Potty Learning Instead of Potty Training?
One of the most frustrating parts of early parenthood can be trying to potty train your toddler. It’s something parents stress over, obsessively google, and fail many times before successfully graduating their baby to underwear. If you are a new parent, or if you have an almost toddler walking around, you may want to start figuring out the best method for you and your baby when it comes time to transition from diapers.
Potty Training Instead of Potty Learning
There are two major approaches to ditching the diapers and both have worked for generations, but one may be much less stressful if you are willing to commit to it.
Potty Learning is a term that means you do not need a reward system or a potty chart or three-day method to get your toddler on the toilet. Instead, potty learning means that you start sitting your baby on a potty seat at a very young age (5-7 months old) before he is even crawling. The idea is that your baby will not fear the toilet and will accept that it is part of the daily routine.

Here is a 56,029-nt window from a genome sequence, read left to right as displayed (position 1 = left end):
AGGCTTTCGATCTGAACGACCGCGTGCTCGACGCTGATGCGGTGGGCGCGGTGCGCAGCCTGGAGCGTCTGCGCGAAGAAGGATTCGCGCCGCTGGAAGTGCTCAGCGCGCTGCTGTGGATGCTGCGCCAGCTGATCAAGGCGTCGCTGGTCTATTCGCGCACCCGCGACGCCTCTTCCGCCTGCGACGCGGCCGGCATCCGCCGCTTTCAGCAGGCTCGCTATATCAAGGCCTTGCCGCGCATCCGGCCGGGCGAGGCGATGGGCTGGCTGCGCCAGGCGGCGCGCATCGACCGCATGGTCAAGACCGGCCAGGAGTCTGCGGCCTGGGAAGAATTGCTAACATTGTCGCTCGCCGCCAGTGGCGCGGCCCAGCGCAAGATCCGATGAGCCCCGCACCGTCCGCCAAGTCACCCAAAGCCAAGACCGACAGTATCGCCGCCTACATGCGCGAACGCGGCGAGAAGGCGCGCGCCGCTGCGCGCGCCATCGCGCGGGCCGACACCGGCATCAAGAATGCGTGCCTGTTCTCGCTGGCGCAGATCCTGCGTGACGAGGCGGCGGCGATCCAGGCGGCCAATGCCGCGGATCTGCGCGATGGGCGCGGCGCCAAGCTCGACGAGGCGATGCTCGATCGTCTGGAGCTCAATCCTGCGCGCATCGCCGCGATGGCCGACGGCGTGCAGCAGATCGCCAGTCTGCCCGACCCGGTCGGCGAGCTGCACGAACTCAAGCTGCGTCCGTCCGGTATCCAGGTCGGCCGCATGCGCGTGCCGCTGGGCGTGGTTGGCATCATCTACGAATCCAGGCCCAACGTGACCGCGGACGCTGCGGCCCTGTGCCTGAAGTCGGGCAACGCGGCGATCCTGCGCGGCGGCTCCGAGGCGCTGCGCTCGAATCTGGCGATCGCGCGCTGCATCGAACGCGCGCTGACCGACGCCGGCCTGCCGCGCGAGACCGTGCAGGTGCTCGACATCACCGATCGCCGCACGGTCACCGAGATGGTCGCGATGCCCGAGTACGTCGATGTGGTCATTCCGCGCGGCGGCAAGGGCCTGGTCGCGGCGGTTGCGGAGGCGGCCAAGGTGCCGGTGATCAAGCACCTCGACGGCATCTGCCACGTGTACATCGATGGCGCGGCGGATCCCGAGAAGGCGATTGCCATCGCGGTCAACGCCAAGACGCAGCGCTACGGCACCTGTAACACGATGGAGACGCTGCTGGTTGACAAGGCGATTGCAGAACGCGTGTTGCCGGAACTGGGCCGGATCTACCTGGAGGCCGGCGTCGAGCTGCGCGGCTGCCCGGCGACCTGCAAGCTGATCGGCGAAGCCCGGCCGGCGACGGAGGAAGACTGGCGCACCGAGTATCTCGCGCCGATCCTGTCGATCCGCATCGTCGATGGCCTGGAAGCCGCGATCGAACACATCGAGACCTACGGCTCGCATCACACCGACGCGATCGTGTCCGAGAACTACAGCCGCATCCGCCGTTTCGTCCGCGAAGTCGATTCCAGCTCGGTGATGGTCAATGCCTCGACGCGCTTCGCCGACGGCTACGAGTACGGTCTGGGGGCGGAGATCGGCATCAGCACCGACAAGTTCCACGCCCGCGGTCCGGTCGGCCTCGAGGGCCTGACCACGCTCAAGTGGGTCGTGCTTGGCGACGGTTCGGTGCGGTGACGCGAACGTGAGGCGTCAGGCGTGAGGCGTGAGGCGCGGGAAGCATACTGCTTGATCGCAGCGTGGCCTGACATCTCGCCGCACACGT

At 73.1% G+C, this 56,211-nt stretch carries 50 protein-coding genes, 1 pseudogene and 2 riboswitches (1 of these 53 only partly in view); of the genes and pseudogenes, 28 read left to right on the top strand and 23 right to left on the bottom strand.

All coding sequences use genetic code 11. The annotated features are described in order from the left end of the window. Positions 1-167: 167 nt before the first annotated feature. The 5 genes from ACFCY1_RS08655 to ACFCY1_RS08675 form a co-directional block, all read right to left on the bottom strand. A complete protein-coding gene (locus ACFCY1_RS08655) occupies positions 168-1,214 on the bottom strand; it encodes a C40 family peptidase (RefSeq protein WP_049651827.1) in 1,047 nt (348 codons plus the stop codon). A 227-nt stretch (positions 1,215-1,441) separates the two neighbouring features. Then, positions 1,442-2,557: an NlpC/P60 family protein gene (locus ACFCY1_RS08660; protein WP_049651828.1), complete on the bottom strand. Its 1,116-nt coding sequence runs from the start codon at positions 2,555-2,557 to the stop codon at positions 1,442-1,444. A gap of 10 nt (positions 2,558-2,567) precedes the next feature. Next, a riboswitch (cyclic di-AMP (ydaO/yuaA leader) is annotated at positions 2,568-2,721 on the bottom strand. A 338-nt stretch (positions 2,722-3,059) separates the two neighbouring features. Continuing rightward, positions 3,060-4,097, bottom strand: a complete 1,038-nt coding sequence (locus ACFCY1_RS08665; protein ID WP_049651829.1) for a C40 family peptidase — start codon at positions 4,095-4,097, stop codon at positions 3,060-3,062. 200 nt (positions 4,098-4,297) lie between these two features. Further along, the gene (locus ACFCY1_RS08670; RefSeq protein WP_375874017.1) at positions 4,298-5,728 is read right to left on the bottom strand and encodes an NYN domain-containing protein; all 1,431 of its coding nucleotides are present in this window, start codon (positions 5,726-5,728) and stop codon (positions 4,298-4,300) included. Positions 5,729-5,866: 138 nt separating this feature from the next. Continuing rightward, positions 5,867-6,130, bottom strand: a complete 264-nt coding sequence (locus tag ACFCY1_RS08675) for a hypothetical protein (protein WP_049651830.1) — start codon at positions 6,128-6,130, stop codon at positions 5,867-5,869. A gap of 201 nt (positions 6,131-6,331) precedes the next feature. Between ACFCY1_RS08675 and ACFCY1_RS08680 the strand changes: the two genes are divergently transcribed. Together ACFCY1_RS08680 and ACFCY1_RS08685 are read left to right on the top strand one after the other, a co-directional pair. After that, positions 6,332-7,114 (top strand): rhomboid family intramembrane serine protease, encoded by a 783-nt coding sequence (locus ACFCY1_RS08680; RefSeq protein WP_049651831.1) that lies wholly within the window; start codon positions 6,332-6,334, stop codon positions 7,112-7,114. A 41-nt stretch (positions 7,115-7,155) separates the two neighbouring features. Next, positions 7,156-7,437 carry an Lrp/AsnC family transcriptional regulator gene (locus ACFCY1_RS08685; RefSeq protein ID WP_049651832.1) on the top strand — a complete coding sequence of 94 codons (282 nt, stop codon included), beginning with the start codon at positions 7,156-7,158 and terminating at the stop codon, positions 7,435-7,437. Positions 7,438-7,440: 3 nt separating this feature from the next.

Now, you aren’t expecting a 5-month-old to actually pee on the potty yet, but it may happen every once in a while! You want to set him on the potty seat first thing in the morning, before a nap, after a nap, and before bath and bedtime. It may seem like a lot, and won’t happen if you are out and about, but it only takes two minutes and may save you months of stress, accidents, and pull-ups down the road.
You want to celebrate the potty calmly each time by saying something like, “You did a nice job trying to go potty. Let’s flush and wash our hands!” He will get used to the sounds of a toilet and sink, and it will all help with a smooth transition.
Potty Learning generally results in a child finishing with diapers at a much younger age than those who wait to train. Once your toddler is using the potty regularly, by about 18 - 24 months old, you can start the daytime switch to big kid undies! Yes, there will still be accidents, but not as many as you might expect. Overnight underwear will follow quickly because most young potty-goers will learn fast that they don’t like the feeling of being wet or waking up wet.
Another win for early learning is using cloth diapers instead of disposable. Cloth diapers allow a baby to feel the actual wetness and not just the heaviness of a full diaper. If you watch for cues, your baby as young as 12-15 months will tell you he is wet. By noticing these cues, you will be one step ahead in the potty learning world!
If your baby is already a toddler and you didn’t practice this method, it’s ok! Set out toddler potties throughout an area of the house and strip that diaper off. Many parents swear by spending hours a day outside in the (fenced) backyard with naked toddlers and a potty! It may be challenging, but once you’ve put the underwear on, do not go back to diapers. Stick it out and stay strong!